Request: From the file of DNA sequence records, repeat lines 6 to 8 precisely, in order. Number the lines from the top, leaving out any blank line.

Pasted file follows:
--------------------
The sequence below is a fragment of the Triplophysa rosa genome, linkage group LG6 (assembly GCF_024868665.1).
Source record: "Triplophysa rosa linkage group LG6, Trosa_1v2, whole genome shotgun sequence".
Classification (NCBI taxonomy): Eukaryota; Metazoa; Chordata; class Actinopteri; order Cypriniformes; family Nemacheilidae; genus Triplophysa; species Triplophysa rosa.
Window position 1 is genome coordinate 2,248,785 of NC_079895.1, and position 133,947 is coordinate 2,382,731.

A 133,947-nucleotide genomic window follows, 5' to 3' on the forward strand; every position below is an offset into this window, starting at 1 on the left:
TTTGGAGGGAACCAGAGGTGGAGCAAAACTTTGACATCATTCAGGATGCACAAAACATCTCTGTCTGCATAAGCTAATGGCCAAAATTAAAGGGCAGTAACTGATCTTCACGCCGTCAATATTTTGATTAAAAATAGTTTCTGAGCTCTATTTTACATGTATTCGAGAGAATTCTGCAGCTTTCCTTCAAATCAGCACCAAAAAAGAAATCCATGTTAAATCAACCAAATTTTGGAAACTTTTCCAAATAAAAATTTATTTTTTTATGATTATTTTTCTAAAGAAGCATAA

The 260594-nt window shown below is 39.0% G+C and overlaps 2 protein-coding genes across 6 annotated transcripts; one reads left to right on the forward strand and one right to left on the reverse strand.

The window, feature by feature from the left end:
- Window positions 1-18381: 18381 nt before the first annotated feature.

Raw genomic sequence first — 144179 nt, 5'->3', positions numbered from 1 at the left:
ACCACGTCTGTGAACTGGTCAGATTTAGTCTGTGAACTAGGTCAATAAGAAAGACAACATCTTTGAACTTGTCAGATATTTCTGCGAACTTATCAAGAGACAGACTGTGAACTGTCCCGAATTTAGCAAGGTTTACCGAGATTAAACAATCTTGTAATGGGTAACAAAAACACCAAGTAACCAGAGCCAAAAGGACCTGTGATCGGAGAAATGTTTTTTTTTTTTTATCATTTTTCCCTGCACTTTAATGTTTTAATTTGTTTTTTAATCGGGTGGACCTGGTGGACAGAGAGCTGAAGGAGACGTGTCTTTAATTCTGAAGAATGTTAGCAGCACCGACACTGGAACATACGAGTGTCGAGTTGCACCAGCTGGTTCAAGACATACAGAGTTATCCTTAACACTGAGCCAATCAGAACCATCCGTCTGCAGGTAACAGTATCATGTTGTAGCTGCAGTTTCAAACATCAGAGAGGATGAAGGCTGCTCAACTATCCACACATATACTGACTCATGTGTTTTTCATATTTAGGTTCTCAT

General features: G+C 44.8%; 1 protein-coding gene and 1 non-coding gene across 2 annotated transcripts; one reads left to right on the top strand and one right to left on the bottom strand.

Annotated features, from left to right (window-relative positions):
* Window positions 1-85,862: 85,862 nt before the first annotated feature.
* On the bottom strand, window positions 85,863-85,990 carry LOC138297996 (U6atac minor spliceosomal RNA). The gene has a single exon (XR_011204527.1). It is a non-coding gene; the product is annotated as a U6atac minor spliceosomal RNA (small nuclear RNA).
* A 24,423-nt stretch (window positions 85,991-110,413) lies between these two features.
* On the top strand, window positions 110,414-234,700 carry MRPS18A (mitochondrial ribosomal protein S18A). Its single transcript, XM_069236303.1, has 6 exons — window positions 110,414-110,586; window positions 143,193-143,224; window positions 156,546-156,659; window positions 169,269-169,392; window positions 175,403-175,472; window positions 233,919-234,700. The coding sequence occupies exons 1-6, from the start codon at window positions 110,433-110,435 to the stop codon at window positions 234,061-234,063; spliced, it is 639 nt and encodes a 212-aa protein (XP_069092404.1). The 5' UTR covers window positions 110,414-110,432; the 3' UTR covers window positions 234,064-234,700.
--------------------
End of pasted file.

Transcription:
TTTGGAGGGAACCAGAGGTGGAGCAAAACTTTGACATCATTCAGGATGCACAAAACATCTCTGTCTGCATAAGCTAATGGCCAAAATTAAAGGGCAGTAACTGATCTTCACGCCGTCAATATTTTGATTAAAAATAGTTTCTGAGCTCTATTTTACATGTATTCGAGAGAATTCTGCAGCTTTCCTTCAAATCAGCACCAAAAAAGAAATCCATGTTAAATCAACCAAATTTTGGAAACTTTTCCAAATAAAAATTTATTTTTTTATGATTATTTTTCTAAAGAAGCATAA

The 260594-nt window shown below is 39.0% G+C and overlaps 2 protein-coding genes across 6 annotated transcripts; one reads left to right on the forward strand and one right to left on the reverse strand.

The window, feature by feature from the left end: